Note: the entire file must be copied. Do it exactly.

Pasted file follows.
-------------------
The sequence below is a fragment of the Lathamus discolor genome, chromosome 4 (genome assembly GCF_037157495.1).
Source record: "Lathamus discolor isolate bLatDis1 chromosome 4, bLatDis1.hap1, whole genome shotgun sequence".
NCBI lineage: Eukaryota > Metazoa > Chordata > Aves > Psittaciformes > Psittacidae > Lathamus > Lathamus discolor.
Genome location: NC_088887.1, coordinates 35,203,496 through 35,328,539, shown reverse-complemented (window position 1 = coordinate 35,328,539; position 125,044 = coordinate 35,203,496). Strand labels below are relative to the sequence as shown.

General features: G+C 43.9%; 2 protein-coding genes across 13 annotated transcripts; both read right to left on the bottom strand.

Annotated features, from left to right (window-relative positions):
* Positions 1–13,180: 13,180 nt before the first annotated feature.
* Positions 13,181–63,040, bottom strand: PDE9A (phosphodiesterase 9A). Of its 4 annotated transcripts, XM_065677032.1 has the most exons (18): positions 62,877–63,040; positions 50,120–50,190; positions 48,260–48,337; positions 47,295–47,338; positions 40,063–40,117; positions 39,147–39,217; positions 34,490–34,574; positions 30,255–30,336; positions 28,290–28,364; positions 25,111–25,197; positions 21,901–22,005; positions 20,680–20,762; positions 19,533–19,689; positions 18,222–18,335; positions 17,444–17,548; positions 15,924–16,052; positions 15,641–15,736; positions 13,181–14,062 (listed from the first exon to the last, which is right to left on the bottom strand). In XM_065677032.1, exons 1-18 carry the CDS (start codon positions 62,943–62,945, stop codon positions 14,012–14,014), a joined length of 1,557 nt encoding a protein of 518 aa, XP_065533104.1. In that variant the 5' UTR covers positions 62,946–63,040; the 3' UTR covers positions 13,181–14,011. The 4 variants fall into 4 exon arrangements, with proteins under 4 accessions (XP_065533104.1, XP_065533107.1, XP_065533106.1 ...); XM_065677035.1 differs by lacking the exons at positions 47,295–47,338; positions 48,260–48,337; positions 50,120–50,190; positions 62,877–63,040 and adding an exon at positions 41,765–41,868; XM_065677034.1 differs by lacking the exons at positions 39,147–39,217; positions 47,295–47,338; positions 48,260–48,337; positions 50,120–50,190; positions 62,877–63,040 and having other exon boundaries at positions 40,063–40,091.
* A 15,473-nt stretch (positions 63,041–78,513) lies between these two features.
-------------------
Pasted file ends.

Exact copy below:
The sequence below is a fragment of the Lathamus discolor genome, chromosome 4 (genome assembly GCF_037157495.1).
Source record: "Lathamus discolor isolate bLatDis1 chromosome 4, bLatDis1.hap1, whole genome shotgun sequence".
NCBI lineage: Eukaryota > Metazoa > Chordata > Aves > Psittaciformes > Psittacidae > Lathamus > Lathamus discolor.
Genome location: NC_088887.1, coordinates 35,203,496 through 35,328,539, shown reverse-complemented (window position 1 = coordinate 35,328,539; position 125,044 = coordinate 35,203,496). Strand labels below are relative to the sequence as shown.

General features: G+C 43.9%; 2 protein-coding genes across 13 annotated transcripts; both read right to left on the bottom strand.

Annotated features, from left to right (window-relative positions):
* Positions 1–13,180: 13,180 nt before the first annotated feature.
* Positions 13,181–63,040, bottom strand: PDE9A (phosphodiesterase 9A). Of its 4 annotated transcripts, XM_065677032.1 has the most exons (18): positions 62,877–63,040; positions 50,120–50,190; positions 48,260–48,337; positions 47,295–47,338; positions 40,063–40,117; positions 39,147–39,217; positions 34,490–34,574; positions 30,255–30,336; positions 28,290–28,364; positions 25,111–25,197; positions 21,901–22,005; positions 20,680–20,762; positions 19,533–19,689; positions 18,222–18,335; positions 17,444–17,548; positions 15,924–16,052; positions 15,641–15,736; positions 13,181–14,062 (listed from the first exon to the last, which is right to left on the bottom strand). In XM_065677032.1, exons 1-18 carry the CDS (start codon positions 62,943–62,945, stop codon positions 14,012–14,014), a joined length of 1,557 nt encoding a protein of 518 aa, XP_065533104.1. In that variant the 5' UTR covers positions 62,946–63,040; the 3' UTR covers positions 13,181–14,011. The 4 variants fall into 4 exon arrangements, with proteins under 4 accessions (XP_065533104.1, XP_065533107.1, XP_065533106.1 ...); XM_065677035.1 differs by lacking the exons at positions 47,295–47,338; positions 48,260–48,337; positions 50,120–50,190; positions 62,877–63,040 and adding an exon at positions 41,765–41,868; XM_065677034.1 differs by lacking the exons at positions 39,147–39,217; positions 47,295–47,338; positions 48,260–48,337; positions 50,120–50,190; positions 62,877–63,040 and having other exon boundaries at positions 40,063–40,091.
* A 15,473-nt stretch (positions 63,041–78,513) lies between these two features.